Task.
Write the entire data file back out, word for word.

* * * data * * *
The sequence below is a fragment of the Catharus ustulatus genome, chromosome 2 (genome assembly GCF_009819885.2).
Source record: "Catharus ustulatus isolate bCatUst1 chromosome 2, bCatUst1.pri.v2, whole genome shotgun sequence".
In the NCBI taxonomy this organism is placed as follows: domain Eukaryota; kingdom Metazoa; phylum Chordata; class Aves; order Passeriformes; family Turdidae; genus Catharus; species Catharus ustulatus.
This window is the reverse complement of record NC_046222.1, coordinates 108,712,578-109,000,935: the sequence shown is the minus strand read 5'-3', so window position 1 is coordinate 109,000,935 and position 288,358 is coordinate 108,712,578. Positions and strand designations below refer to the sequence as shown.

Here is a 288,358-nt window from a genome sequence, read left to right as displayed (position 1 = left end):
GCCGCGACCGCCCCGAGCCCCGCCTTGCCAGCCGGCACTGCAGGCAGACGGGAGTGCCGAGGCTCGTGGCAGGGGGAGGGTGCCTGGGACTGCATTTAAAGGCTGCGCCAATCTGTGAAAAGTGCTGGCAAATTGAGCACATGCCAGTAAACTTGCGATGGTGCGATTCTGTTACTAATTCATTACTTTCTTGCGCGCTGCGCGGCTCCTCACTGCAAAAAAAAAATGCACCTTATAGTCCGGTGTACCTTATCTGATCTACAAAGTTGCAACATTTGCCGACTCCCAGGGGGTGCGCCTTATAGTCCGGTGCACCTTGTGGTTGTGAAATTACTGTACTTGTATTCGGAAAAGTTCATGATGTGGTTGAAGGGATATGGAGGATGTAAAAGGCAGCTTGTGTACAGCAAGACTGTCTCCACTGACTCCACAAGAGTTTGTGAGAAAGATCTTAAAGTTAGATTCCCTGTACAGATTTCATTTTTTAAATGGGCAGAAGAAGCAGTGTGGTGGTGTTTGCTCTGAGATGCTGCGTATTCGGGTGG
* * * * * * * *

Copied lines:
The sequence below is a fragment of the Catharus ustulatus genome, chromosome 2 (genome assembly GCF_009819885.2).
Source record: "Catharus ustulatus isolate bCatUst1 chromosome 2, bCatUst1.pri.v2, whole genome shotgun sequence".
In the NCBI taxonomy this organism is placed as follows: domain Eukaryota; kingdom Metazoa; phylum Chordata; class Aves; order Passeriformes; family Turdidae; genus Catharus; species Catharus ustulatus.
This window is the reverse complement of record NC_046222.1, coordinates 108,712,578-109,000,935: the sequence shown is the minus strand read 5'-3', so window position 1 is coordinate 109,000,935 and position 288,358 is coordinate 108,712,578. Positions and strand designations below refer to the sequence as shown.

Here is a 288,358-nt window from a genome sequence, read left to right as displayed (position 1 = left end):
GCCGCGACCGCCCCGAGCCCCGCCTTGCCAGCCGGCACTGCAGGCAGACGGGAGTGCCGAGGCTCGTGGCAGGGGGAGGGTGCCTGGGACTGCATTTAAAGGCTGCGCCAATCTGTGAAAAGTGCTGGCAAATTGAGCACATGCCAGTAAACTTGCGATGGTGCGATTCTGTTACTAATTCATTACTTTCTTGCGCGCTGCGCGGCTCCTCACTGCAAAAAAAAAATGCACCTTATAGTCCGGTGTACCTTATCTGATCTACAAAGTTGCAACATTTGCCGACTCCCAGGGGGTGCGCCTTATAGTCCGGTGCACCTTGTGGTTGTGAAATTACTGTACTTGTATTCGGAAAAGTTCATGATGTGGTTGAAGGGATATGGAGGATGTAAAAGGCAGCTTGTGTACAGCAAGACTGTCTCCACTGACTCCACAAGAGTTTGTGAGAAAGATCTTAAAGTTAGATTCCCTGTACAGATTTCATTTTTTAAATGGGCAGAAGAAGCAGTGTGGTGGTGTTTGCTCTGAGATGCTGCGTATTCGGGTGG